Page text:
It’s Friday! So I express this particular post from a philosophical angle as well as technical. And there will be plenty more of these in the future coming from me. It’s an opinion from my personal experience as a developer from assembly to C#, nothing more, not from Microsoft or any other source. As developers we gain experiences that transcend trends and changes from other aspects such as programming languages which will continue to change and evolve for the better, for the most part. These aspects we can potentially carry into any programming environment as is currently understood and has been over the past few decades.
So in my 25 years as a software developer, I had a lot of experience with commenting and not commenting source code.
The good thing about comments is they explain the code, in ways that code cannot. However…
The bad thing about comments is often, we can use variable names, method names, class names, namespaces, filenames, folder names etc., that reflect what the code does instead. This enables us that drilldown experience. Furthermore, if you are putting comments in your code and change the code, you may also have to change the comments if applicable, that’s extra work. Worst still, change the code and not the comment when it should, we are now out of sync with the code, now we have a problem for future developers who may take over on the code base that you are working on. If you spend time to think about the organization of the code and the flow upfront or refactor as you go along, fewer comments are actually required. After all as developers we prefer to write code, not comments. As developers we prefer to read code, not comments, if the code is well written.
In today’s era, if you marry this notion with work items or change requests, then these are often contextual through a bug or task which can change without having an affect on the code. As I see it, if we can see a ChangeSet in TFS, for example, in which the change and the work item (bug, task, operational issue etc.) that was resolved within context to the code change, the requirement for comments in code is reduced even more so. Annotations in TFS help here, but that’s another topic, I’ll sometime cover soon.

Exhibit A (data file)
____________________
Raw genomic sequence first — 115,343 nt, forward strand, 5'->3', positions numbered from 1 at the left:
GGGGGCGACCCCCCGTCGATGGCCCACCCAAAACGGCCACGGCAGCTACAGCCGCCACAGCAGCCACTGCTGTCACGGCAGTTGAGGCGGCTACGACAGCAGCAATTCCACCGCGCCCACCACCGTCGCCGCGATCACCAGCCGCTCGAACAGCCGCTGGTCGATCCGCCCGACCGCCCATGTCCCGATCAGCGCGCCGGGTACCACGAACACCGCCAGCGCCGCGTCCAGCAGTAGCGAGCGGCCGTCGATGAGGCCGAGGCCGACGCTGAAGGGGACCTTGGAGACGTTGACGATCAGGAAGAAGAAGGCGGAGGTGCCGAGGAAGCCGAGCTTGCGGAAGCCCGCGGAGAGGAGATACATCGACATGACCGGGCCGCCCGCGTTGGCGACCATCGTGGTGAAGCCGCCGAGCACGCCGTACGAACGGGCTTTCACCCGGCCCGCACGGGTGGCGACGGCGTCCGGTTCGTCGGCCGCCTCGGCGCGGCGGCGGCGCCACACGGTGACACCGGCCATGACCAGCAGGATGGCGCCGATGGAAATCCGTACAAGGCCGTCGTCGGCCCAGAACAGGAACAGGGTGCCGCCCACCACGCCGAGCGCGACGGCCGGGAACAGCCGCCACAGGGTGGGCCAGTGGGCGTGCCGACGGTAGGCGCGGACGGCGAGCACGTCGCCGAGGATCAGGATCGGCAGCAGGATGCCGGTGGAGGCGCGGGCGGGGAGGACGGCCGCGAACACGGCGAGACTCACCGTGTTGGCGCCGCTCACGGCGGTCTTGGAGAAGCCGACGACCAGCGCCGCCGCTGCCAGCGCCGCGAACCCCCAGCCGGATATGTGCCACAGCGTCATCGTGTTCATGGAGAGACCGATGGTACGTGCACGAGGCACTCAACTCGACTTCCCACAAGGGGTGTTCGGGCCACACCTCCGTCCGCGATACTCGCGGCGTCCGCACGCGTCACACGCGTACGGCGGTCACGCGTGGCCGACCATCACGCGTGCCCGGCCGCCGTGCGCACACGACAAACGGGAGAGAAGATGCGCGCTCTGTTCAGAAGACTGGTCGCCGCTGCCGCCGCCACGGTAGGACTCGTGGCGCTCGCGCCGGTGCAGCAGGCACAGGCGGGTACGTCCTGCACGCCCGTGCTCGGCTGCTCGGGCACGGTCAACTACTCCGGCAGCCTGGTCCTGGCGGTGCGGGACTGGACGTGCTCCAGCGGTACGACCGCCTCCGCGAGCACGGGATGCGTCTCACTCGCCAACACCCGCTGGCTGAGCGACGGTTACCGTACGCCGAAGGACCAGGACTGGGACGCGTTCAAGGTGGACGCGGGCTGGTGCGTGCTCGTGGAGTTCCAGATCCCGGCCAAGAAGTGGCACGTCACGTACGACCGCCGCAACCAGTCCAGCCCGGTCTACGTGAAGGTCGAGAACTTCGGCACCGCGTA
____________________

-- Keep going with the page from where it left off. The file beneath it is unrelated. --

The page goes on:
I see comments as a last resort, only needed if it can’t already be expressed by the code or through a change request which accompanies the check-in along with something along the lines of a work item.
In my experience, as I moved on in my career as a developer, I focused more on folks being able to understand my code and less on the comments. I spent more time thinking about meaningful names for variables etc and the design of the code.
Some of the best code I’ve seen, is where there were very few comments, the code was elegantly written, highly maintainable and self-explanatory to someone else looking at it with minimal comments. The most understandable code I saw over 25 years had very few comments. And even then, that was going back to the 1980’s and 1990’s without work items and Change Sets. Organize the project structure, files, namespaces, classes, methods and variables upfront, means less comments. No more comments on this topic from me. Apologies for the large comment in this blog.